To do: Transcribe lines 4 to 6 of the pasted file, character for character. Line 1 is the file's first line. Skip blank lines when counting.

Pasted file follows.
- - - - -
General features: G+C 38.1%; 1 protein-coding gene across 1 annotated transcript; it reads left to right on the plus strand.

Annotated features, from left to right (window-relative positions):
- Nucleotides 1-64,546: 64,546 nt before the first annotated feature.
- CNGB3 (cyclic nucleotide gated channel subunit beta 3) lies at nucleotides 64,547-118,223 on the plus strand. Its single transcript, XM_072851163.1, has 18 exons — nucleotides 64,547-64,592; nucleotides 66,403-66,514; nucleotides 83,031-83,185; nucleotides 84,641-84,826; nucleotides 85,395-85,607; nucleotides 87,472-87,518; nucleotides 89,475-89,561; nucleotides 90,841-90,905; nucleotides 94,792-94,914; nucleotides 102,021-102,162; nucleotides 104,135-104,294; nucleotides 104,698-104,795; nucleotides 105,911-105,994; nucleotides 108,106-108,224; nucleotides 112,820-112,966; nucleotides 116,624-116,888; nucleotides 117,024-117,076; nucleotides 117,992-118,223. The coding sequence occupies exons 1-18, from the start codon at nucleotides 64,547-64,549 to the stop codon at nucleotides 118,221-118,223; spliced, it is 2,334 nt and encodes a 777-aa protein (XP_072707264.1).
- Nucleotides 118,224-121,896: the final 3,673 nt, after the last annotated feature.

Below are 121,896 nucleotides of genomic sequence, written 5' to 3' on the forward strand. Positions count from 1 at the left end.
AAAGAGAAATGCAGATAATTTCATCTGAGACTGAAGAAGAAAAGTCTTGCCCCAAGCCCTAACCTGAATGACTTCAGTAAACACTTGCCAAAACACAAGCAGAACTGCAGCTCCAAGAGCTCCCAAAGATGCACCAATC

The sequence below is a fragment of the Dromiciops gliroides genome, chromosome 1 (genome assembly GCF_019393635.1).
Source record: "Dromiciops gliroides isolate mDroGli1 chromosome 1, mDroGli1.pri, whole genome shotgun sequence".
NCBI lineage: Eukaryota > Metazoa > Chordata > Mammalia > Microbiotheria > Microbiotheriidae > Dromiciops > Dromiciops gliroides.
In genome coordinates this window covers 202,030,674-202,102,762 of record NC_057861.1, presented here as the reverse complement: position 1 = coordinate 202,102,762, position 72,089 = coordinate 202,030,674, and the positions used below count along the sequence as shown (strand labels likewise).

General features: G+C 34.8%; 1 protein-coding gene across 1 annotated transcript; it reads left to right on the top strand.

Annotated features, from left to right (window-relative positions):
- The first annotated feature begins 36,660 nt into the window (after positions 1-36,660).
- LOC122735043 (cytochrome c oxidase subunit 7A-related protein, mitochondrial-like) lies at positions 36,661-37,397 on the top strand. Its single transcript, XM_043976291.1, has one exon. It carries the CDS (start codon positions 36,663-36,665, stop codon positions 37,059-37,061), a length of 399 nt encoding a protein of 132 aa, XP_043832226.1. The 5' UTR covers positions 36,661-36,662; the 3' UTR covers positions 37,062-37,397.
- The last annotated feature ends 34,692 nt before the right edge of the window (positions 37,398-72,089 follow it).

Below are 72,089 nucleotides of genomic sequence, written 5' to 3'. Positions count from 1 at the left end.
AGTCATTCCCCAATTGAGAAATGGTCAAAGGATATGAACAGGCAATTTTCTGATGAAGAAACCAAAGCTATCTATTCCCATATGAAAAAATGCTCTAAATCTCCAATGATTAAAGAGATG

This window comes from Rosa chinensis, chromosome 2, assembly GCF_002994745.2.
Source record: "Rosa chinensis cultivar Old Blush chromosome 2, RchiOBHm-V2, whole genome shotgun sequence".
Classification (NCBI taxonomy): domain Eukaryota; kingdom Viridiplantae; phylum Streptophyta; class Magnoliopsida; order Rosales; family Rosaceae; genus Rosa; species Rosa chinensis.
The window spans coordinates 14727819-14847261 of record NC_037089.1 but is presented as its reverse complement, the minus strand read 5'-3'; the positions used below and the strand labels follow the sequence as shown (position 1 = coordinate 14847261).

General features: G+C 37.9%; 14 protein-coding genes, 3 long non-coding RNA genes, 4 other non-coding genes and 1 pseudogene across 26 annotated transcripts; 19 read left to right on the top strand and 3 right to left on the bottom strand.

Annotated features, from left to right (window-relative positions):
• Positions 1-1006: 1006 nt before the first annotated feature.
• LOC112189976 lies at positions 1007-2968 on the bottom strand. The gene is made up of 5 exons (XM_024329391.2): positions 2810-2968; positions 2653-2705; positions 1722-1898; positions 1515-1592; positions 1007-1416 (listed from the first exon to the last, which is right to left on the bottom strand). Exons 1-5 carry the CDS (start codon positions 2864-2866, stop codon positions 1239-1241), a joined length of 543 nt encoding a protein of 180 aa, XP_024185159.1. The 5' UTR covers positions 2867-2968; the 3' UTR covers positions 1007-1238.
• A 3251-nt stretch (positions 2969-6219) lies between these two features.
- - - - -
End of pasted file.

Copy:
- CNGB3 (cyclic nucleotide gated channel subunit beta 3) lies at nucleotides 64,547-118,223 on the plus strand. Its single transcript, XM_072851163.1, has 18 exons — nucleotides 64,547-64,592; nucleotides 66,403-66,514; nucleotides 83,031-83,185; nucleotides 84,641-84,826; nucleotides 85,395-85,607; nucleotides 87,472-87,518; nucleotides 89,475-89,561; nucleotides 90,841-90,905; nucleotides 94,792-94,914; nucleotides 102,021-102,162; nucleotides 104,135-104,294; nucleotides 104,698-104,795; nucleotides 105,911-105,994; nucleotides 108,106-108,224; nucleotides 112,820-112,966; nucleotides 116,624-116,888; nucleotides 117,024-117,076; nucleotides 117,992-118,223. The coding sequence occupies exons 1-18, from the start codon at nucleotides 64,547-64,549 to the stop codon at nucleotides 118,221-118,223; spliced, it is 2,334 nt and encodes a 777-aa protein (XP_072707264.1).
- Nucleotides 118,224-121,896: the final 3,673 nt, after the last annotated feature.

Below are 121,896 nucleotides of genomic sequence, written 5' to 3' on the forward strand. Positions count from 1 at the left end.